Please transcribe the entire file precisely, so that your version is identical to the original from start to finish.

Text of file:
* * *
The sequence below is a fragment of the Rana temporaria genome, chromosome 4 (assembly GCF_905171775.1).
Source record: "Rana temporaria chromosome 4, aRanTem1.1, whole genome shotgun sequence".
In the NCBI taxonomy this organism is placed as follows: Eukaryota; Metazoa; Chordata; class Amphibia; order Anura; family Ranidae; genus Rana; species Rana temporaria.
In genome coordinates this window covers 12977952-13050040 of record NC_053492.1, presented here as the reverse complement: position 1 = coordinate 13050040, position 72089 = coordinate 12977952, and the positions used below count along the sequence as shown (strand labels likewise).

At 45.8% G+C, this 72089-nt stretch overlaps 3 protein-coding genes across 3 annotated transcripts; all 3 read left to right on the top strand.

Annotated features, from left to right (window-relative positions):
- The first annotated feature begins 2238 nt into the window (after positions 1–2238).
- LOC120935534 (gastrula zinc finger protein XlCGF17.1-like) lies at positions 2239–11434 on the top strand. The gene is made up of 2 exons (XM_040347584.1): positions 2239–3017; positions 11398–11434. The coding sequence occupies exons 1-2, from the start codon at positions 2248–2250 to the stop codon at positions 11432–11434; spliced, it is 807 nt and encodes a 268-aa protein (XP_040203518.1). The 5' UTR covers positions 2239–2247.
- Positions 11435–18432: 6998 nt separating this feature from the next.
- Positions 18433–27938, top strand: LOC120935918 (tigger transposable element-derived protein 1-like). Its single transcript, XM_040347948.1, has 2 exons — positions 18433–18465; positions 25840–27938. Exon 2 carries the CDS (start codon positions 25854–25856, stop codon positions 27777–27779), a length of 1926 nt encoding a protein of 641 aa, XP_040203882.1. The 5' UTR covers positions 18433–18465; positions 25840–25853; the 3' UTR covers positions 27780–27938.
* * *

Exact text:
The sequence below is a fragment of the Rana temporaria genome, chromosome 4 (assembly GCF_905171775.1).
Source record: "Rana temporaria chromosome 4, aRanTem1.1, whole genome shotgun sequence".
In the NCBI taxonomy this organism is placed as follows: Eukaryota; Metazoa; Chordata; class Amphibia; order Anura; family Ranidae; genus Rana; species Rana temporaria.
In genome coordinates this window covers 12977952-13050040 of record NC_053492.1, presented here as the reverse complement: position 1 = coordinate 13050040, position 72089 = coordinate 12977952, and the positions used below count along the sequence as shown (strand labels likewise).

At 45.8% G+C, this 72089-nt stretch overlaps 3 protein-coding genes across 3 annotated transcripts; all 3 read left to right on the top strand.

Annotated features, from left to right (window-relative positions):
- The first annotated feature begins 2238 nt into the window (after positions 1–2238).
- LOC120935534 (gastrula zinc finger protein XlCGF17.1-like) lies at positions 2239–11434 on the top strand. The gene is made up of 2 exons (XM_040347584.1): positions 2239–3017; positions 11398–11434. The coding sequence occupies exons 1-2, from the start codon at positions 2248–2250 to the stop codon at positions 11432–11434; spliced, it is 807 nt and encodes a 268-aa protein (XP_040203518.1). The 5' UTR covers positions 2239–2247.
- Positions 11435–18432: 6998 nt separating this feature from the next.
- Positions 18433–27938, top strand: LOC120935918 (tigger transposable element-derived protein 1-like). Its single transcript, XM_040347948.1, has 2 exons — positions 18433–18465; positions 25840–27938. Exon 2 carries the CDS (start codon positions 25854–25856, stop codon positions 27777–27779), a length of 1926 nt encoding a protein of 641 aa, XP_040203882.1. The 5' UTR covers positions 18433–18465; positions 25840–25853; the 3' UTR covers positions 27780–27938.